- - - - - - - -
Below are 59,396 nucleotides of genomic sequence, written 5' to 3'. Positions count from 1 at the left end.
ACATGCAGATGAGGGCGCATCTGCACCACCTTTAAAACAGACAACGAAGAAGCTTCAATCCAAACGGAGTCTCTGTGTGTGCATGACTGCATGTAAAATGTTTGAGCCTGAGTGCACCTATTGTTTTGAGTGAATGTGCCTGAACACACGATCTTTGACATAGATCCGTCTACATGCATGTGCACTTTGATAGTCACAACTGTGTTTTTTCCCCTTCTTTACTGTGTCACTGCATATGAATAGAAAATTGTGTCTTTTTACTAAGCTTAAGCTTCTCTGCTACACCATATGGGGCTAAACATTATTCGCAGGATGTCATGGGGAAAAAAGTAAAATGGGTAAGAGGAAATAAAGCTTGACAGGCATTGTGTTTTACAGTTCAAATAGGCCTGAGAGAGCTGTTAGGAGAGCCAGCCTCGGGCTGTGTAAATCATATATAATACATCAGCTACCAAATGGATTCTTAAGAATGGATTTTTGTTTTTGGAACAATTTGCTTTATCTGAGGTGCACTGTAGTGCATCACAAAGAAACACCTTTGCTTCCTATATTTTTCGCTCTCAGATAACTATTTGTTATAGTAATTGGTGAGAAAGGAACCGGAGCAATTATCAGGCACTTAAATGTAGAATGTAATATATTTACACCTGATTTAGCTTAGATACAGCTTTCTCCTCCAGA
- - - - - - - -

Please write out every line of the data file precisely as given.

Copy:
Below are 59,396 nucleotides of genomic sequence, written 5' to 3'. Positions count from 1 at the left end.
ACATGCAGATGAGGGCGCATCTGCACCACCTTTAAAACAGACAACGAAGAAGCTTCAATCCAAACGGAGTCTCTGTGTGTGCATGACTGCATGTAAAATGTTTGAGCCTGAGTGCACCTATTGTTTTGAGTGAATGTGCCTGAACACACGATCTTTGACATAGATCCGTCTACATGCATGTGCACTTTGATAGTCACAACTGTGTTTTTTCCCCTTCTTTACTGTGTCACTGCATATGAATAGAAAATTGTGTCTTTTTACTAAGCTTAAGCTTCTCTGCTACACCATATGGGGCTAAACATTATTCGCAGGATGTCATGGGGAAAAAAGTAAAATGGGTAAGAGGAAATAAAGCTTGACAGGCATTGTGTTTTACAGTTCAAATAGGCCTGAGAGAGCTGTTAGGAGAGCCAGCCTCGGGCTGTGTAAATCATATATAATACATCAGCTACCAAATGGATTCTTAAGAATGGATTTTTGTTTTTGGAACAATTTGCTTTATCTGAGGTGCACTGTAGTGCATCACAAAGAAACACCTTTGCTTCCTATATTTTTCGCTCTCAGATAACTATTTGTTATAGTAATTGGTGAGAAAGGAACCGGAGCAATTATCAGGCACTTAAATGTAGAATGTAATATATTTACACCTGATTTAGCTTAGATACAGCTTTCTCCTCCAGA